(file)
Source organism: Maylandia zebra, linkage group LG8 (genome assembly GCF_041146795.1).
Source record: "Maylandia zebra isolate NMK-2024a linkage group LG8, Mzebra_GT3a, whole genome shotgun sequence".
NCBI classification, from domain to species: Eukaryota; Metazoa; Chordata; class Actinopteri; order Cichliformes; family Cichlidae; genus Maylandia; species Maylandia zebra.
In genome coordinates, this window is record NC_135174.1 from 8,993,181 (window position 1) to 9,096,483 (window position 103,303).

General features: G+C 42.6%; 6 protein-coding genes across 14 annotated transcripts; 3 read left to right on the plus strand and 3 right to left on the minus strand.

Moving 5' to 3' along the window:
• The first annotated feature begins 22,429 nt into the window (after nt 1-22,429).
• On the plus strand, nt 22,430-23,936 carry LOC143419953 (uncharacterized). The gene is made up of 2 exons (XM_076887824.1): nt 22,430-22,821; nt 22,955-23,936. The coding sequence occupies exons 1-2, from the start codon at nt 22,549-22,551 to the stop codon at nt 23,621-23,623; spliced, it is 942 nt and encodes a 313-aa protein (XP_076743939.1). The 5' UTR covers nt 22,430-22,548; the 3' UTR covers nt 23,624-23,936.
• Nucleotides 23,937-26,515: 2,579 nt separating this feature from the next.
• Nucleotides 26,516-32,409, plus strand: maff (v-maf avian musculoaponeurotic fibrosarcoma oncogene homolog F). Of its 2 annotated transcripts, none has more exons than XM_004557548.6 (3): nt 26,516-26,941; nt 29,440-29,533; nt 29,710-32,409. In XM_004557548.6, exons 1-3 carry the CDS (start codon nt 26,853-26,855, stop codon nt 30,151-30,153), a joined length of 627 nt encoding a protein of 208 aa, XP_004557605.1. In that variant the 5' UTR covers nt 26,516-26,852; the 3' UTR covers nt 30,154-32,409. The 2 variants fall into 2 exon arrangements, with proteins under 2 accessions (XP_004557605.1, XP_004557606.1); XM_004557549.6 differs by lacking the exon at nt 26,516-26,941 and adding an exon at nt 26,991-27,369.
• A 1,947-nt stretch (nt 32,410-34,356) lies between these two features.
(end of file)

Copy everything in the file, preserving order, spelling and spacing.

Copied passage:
Source organism: Maylandia zebra, linkage group LG8 (genome assembly GCF_041146795.1).
Source record: "Maylandia zebra isolate NMK-2024a linkage group LG8, Mzebra_GT3a, whole genome shotgun sequence".
NCBI classification, from domain to species: Eukaryota; Metazoa; Chordata; class Actinopteri; order Cichliformes; family Cichlidae; genus Maylandia; species Maylandia zebra.
In genome coordinates, this window is record NC_135174.1 from 8,993,181 (window position 1) to 9,096,483 (window position 103,303).

General features: G+C 42.6%; 6 protein-coding genes across 14 annotated transcripts; 3 read left to right on the plus strand and 3 right to left on the minus strand.

Moving 5' to 3' along the window:
• The first annotated feature begins 22,429 nt into the window (after nt 1-22,429).
• On the plus strand, nt 22,430-23,936 carry LOC143419953 (uncharacterized). The gene is made up of 2 exons (XM_076887824.1): nt 22,430-22,821; nt 22,955-23,936. The coding sequence occupies exons 1-2, from the start codon at nt 22,549-22,551 to the stop codon at nt 23,621-23,623; spliced, it is 942 nt and encodes a 313-aa protein (XP_076743939.1). The 5' UTR covers nt 22,430-22,548; the 3' UTR covers nt 23,624-23,936.
• Nucleotides 23,937-26,515: 2,579 nt separating this feature from the next.
• Nucleotides 26,516-32,409, plus strand: maff (v-maf avian musculoaponeurotic fibrosarcoma oncogene homolog F). Of its 2 annotated transcripts, none has more exons than XM_004557548.6 (3): nt 26,516-26,941; nt 29,440-29,533; nt 29,710-32,409. In XM_004557548.6, exons 1-3 carry the CDS (start codon nt 26,853-26,855, stop codon nt 30,151-30,153), a joined length of 627 nt encoding a protein of 208 aa, XP_004557605.1. In that variant the 5' UTR covers nt 26,516-26,852; the 3' UTR covers nt 30,154-32,409. The 2 variants fall into 2 exon arrangements, with proteins under 2 accessions (XP_004557605.1, XP_004557606.1); XM_004557549.6 differs by lacking the exon at nt 26,516-26,941 and adding an exon at nt 26,991-27,369.
• A 1,947-nt stretch (nt 32,410-34,356) lies between these two features.